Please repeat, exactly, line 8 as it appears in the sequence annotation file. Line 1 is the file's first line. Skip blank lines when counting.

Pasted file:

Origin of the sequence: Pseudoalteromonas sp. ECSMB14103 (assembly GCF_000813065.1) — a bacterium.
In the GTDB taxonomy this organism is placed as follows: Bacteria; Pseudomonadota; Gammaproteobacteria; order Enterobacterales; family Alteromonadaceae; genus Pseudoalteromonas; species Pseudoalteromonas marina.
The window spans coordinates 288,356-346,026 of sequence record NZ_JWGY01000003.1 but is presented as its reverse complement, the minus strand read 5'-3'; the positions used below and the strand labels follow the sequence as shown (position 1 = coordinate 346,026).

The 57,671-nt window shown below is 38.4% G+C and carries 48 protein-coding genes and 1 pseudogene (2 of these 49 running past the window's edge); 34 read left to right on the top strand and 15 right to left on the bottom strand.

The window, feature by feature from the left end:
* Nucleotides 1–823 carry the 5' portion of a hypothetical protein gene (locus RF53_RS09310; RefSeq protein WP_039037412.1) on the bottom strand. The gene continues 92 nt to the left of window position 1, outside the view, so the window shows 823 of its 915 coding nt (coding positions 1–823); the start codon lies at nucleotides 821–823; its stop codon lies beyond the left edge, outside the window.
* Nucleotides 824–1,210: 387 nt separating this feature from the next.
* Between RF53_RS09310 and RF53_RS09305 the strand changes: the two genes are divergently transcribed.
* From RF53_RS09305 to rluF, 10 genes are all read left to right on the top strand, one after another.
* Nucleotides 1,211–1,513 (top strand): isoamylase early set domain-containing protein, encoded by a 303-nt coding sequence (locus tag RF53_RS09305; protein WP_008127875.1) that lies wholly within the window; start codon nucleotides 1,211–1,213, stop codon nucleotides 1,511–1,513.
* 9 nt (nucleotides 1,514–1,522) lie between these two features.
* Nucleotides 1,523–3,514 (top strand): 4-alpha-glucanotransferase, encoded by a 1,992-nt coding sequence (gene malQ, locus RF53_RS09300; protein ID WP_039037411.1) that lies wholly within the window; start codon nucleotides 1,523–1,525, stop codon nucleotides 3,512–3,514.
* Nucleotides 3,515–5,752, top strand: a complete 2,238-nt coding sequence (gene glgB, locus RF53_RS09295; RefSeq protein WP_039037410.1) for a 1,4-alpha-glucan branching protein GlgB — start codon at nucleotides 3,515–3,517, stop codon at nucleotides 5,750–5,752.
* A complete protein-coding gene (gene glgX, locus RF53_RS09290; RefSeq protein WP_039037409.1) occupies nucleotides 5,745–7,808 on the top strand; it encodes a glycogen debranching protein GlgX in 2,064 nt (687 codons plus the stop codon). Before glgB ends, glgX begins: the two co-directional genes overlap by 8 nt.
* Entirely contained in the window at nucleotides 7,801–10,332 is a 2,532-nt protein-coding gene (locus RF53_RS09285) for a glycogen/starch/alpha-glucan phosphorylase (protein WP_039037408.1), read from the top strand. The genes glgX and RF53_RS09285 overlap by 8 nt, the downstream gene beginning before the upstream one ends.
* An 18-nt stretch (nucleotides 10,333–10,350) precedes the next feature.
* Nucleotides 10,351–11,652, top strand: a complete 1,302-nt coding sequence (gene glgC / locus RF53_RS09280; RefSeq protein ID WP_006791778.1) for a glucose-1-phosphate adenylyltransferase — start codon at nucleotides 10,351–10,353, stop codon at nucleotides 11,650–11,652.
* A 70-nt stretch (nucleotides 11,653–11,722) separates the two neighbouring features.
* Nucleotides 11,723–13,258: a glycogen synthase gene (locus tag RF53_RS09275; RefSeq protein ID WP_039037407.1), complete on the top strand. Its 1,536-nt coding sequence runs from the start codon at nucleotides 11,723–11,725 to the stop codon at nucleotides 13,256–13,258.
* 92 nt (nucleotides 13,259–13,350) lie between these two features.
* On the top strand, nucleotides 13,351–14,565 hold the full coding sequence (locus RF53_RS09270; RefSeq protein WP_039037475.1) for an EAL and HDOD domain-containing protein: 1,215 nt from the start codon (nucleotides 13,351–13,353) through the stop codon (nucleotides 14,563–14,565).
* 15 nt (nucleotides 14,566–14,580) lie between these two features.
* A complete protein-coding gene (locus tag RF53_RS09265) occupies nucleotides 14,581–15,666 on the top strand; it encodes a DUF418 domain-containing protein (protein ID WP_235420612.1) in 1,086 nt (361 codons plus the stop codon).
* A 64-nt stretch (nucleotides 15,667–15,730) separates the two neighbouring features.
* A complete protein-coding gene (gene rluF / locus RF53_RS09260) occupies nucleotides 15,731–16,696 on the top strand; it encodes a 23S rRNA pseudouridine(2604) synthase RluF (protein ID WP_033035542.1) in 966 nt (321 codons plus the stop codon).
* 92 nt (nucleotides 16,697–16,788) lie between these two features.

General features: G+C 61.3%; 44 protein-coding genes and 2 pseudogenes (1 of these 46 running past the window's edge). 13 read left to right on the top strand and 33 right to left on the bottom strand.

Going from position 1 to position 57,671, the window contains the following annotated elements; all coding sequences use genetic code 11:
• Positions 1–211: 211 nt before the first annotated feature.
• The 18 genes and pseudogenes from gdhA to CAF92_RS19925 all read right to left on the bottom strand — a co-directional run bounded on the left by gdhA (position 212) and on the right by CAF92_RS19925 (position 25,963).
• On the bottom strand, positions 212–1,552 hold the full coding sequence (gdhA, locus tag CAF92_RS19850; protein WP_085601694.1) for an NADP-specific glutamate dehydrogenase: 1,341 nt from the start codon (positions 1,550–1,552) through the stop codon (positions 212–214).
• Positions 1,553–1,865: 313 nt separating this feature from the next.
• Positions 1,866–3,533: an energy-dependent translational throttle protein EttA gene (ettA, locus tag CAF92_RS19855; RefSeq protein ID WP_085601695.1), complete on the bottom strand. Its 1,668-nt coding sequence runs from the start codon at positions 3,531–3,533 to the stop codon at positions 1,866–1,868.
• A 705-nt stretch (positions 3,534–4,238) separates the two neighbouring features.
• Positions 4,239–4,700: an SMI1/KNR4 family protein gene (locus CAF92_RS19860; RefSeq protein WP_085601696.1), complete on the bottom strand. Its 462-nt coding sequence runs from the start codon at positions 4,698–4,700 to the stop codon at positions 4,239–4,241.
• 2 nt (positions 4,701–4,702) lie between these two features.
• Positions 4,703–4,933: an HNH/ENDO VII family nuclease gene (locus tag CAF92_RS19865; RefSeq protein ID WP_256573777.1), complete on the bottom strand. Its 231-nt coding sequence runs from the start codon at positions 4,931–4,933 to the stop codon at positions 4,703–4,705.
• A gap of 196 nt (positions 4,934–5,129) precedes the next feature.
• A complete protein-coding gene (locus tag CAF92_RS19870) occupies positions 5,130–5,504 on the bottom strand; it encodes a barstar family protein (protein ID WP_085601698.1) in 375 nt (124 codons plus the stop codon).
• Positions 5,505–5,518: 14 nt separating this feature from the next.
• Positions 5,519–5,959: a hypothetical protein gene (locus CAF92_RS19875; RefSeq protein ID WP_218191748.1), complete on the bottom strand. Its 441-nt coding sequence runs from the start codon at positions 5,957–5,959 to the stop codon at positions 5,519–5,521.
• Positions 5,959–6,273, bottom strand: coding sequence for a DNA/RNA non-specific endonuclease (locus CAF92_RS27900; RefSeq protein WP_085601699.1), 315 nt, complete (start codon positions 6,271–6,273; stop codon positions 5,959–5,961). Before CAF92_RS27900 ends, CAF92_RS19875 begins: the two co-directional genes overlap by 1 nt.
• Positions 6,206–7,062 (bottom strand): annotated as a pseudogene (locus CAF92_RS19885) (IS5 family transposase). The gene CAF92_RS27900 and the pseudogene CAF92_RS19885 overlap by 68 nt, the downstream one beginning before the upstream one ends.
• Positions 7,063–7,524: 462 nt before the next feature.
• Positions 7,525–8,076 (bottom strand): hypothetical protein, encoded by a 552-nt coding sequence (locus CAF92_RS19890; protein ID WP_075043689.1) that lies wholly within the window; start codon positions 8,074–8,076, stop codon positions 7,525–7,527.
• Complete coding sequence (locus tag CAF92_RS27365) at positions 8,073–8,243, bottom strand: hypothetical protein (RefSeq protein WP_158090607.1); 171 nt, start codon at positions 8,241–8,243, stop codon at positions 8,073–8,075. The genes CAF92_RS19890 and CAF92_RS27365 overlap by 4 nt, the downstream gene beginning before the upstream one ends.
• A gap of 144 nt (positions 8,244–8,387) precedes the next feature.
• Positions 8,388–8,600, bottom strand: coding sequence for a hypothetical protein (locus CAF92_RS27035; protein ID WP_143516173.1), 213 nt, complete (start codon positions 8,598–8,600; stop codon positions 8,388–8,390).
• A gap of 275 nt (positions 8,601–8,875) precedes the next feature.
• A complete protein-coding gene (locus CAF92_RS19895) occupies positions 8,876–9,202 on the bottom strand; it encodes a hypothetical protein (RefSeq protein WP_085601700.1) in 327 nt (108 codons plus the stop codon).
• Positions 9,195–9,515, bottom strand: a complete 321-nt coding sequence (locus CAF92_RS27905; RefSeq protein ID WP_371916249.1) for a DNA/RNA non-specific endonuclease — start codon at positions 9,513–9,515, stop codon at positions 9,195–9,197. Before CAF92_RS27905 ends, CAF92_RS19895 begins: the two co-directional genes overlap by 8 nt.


* Between RF53_RS09310 and RF53_RS09305 the strand changes: the two genes are divergently transcribed.